The ‘Black Lives matter’ movement has been in the news these days. A lot of players from West Indies and South Africa have come in support of this.
A couple of days back fast bowler Lungi Ngidi got some support for the same from 30 cricketers including Makhaya Ntini, Vernon Philander, Ashwell Prince, Paul Adams, JP Duminy, Charl Langeveldt, Herschelle Gibbs, Alviro Petersen and Hashim Amla.
However, he was also criticised by former players Boeta Dippenaar and Pat Symcox for his stance.
But now the South African quick-bowler has got support from Faf du Plessis. “In the last couple of months I have realised that we must choose our battles. We are surrounded by many injustices in our country that require urgent attention and action to fix them,” the 36-year-old du Plessis posted on Instagram.
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In the last couple of months I have realized that we must choose our battles. We are surrounded by many injustices in our country that require urgent attention and action to fix them. If we wait only for the ones that attack us personally, we will always live for “my way vs your way” and that way leads us nowhere. So I’ve remained silent, with the intent to listen, but not respond. Slowing down my point of view, but quicker to hear the pain of someone else. I knew that words would be lacking and that my understanding is not close to where it needs to be. I surrender my opinions and take the knee as an intercessor. I acknowledge that South Africa is still hugely divided by racism and it is my personal responsibility to do my best to emphasize, hear the stories, learn and then be part of the solution with my thoughts, words and actions I have gotten it wrong before. Good intentions were failed by a lack of perspective when I said on a platform that – I don’t see colour. In my ignorance I silenced the struggles of others by placing my own view on it. A race problem is a human race problem, if one part of the body hurts ,we all stop, we empathize, we get perspective, we learn and then we tend to the hurting part of the body. So I am saying that all lives don’t matter UNTIL black lives matter. I’m speaking up now, because if I wait to be perfect, I never will. I want to leave a legacy of empathy. The work needs to continue for the change to come and whether we agree or disagree, conversation is the vehicle for change.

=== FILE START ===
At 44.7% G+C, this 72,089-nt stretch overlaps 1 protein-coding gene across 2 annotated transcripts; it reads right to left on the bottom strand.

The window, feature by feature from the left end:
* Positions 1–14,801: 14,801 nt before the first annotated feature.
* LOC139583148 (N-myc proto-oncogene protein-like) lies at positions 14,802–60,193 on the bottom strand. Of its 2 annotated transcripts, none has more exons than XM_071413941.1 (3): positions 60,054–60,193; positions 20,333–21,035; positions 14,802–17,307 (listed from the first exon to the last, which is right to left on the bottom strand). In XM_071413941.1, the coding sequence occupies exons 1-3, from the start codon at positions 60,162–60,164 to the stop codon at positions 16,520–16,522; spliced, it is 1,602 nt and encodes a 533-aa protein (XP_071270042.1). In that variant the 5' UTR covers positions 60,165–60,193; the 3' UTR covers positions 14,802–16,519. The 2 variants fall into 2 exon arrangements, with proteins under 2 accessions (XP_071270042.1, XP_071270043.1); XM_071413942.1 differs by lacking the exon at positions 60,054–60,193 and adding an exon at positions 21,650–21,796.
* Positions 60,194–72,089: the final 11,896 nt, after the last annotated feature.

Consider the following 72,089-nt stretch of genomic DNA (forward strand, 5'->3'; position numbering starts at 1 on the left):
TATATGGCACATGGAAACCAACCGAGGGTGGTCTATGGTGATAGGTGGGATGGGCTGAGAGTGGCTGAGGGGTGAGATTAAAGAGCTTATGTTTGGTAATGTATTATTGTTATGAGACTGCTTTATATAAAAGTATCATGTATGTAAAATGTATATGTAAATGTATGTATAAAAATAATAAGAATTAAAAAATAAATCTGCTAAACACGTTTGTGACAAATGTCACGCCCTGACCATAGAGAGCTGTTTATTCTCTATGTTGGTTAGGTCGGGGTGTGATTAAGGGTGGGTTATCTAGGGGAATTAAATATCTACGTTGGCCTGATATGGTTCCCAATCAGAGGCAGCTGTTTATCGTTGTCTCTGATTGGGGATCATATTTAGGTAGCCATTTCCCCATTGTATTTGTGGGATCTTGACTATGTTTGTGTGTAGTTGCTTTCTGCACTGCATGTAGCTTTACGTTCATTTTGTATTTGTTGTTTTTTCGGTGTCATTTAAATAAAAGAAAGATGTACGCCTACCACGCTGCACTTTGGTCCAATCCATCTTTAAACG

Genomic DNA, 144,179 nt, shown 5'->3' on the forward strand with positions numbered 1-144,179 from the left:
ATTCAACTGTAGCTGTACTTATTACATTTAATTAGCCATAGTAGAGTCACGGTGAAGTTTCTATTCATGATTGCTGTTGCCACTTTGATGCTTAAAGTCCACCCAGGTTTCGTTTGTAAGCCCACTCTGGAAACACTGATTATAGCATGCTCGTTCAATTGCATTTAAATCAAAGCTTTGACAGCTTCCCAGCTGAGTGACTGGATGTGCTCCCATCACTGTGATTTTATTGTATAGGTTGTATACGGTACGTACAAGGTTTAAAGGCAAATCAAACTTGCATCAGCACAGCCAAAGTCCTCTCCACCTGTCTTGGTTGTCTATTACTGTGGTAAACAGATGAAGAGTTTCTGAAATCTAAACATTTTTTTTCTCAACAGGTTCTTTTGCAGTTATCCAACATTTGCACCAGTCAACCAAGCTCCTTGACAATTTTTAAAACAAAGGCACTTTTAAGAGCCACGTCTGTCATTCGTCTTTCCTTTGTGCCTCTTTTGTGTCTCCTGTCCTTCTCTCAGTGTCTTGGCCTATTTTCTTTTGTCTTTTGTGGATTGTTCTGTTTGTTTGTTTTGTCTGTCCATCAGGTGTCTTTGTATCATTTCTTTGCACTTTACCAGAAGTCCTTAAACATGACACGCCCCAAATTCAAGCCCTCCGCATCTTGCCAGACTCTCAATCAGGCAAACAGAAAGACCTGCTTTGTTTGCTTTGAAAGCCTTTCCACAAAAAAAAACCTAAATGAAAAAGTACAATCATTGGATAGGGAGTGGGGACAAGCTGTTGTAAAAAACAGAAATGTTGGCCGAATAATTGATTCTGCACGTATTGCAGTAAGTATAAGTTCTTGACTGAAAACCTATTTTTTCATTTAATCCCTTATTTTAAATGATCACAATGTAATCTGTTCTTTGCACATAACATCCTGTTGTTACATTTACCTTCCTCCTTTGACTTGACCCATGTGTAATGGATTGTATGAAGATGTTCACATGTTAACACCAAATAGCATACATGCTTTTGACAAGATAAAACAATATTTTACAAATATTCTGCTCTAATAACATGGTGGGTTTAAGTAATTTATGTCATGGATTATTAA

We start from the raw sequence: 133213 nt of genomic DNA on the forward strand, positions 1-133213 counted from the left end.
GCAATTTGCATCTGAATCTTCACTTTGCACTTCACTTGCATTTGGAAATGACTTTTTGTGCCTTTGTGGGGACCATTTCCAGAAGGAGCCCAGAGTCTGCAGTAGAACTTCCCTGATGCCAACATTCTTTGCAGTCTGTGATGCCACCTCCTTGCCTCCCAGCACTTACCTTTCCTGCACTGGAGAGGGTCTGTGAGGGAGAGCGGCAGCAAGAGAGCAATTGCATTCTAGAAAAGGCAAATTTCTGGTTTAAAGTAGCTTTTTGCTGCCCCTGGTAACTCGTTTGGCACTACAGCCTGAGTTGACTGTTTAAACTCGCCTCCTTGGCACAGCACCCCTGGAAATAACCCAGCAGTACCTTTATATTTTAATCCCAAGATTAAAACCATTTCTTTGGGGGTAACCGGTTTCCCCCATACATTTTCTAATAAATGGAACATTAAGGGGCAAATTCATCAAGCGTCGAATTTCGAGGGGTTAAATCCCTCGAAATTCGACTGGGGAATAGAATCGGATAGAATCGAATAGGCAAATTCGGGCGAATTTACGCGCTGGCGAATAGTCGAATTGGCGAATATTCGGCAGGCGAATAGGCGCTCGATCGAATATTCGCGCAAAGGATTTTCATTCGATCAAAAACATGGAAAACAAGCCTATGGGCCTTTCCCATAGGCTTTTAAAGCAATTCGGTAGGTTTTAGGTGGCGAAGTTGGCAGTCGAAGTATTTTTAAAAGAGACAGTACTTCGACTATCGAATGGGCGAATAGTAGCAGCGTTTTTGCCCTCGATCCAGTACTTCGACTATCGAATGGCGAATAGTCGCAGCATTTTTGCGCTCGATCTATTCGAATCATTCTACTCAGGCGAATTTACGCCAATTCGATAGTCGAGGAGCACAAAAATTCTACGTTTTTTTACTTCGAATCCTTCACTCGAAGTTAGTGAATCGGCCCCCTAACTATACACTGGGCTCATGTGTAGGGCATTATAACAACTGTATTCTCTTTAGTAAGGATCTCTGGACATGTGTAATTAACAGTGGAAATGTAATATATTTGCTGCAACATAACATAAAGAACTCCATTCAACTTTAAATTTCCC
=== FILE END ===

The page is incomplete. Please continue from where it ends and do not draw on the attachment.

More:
The brutal incident of killing a black guy in US had made headlines earlier and gained the attention of the cricketers especially from the West Indies and South Africa. Former Windies skipper Darren Sammy was pretty vocal about the problem of racism.
Earlier, West Indies cricketer Darren Sammy had urged the ICC and the entire cricket fraternity to raise their voice against Racism across the world, or else be ready to be considered “a part of the problem.”
Sammy pointed out that Racism is not limited to America, but blacks all over the world have to deal with this social evil on a regular basis.